Lull, Ramón (rämōnˈ lōl) [key], or Raymond Lully, c.1232–1316?, Catalan philosopher, b. Palma, Majorca. Of a wealthy family, he lived in ease until c.1263, when he had a religious experience and was fired with ambition to convert Muslims to Christianity. He studied Arabic language and literature and founded (1276) a college in Majorca for the study of Arabic. In 1292 he went to Tunis and challenged Muslim scholars to public debates. He was forcibly deported but made a second trip to North Africa in 1307 to combat the teachings of Averroës and again was banished. The tradition that he was stoned to death on a third trip that began in 1315 cannot be substantiated. Lull's chief work— Ars magna [the great art]—was a defense of Christianity against the teachings of Averroës. Lull maintained that philosophy (including science) was not divorced from theology and that every article of faith could be demonstrated perfectly by logic.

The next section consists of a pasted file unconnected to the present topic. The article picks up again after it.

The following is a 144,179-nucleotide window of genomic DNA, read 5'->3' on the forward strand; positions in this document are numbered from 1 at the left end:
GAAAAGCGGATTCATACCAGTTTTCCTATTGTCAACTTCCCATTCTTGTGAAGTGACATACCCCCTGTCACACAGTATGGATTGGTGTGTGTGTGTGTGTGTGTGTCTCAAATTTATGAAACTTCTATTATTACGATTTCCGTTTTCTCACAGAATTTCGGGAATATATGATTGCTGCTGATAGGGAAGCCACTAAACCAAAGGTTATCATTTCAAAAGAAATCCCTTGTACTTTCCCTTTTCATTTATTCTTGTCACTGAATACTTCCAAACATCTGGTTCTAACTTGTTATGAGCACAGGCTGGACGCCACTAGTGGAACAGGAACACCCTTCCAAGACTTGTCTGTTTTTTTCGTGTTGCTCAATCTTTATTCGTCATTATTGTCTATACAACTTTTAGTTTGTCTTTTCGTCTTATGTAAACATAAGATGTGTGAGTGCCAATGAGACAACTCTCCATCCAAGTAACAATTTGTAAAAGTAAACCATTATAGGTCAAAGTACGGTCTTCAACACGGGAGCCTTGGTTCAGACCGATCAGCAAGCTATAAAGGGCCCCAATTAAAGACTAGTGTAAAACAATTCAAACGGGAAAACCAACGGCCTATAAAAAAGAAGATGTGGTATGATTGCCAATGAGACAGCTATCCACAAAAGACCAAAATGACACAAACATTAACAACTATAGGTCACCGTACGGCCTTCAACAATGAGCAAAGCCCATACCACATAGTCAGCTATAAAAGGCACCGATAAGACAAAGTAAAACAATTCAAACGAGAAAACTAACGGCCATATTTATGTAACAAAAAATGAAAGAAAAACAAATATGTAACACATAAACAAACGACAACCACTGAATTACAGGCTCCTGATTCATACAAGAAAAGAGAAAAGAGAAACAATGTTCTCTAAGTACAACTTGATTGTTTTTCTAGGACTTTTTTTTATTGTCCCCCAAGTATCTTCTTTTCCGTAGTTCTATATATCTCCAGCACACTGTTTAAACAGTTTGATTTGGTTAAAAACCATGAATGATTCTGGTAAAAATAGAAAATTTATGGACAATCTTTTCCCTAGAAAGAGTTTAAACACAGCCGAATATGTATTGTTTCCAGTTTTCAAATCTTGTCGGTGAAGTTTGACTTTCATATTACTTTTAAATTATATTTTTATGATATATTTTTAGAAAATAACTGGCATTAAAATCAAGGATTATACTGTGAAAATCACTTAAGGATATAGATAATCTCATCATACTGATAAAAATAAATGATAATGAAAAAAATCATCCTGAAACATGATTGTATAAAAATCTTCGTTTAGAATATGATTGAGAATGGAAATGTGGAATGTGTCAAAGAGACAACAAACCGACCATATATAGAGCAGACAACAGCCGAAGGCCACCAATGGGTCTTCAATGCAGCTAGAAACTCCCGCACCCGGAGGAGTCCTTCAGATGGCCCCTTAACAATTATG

See biographies by E. A. Peers (1946, repr. 1969) and L. Brophy (1960); study by J. N. Hillgarth (1971).
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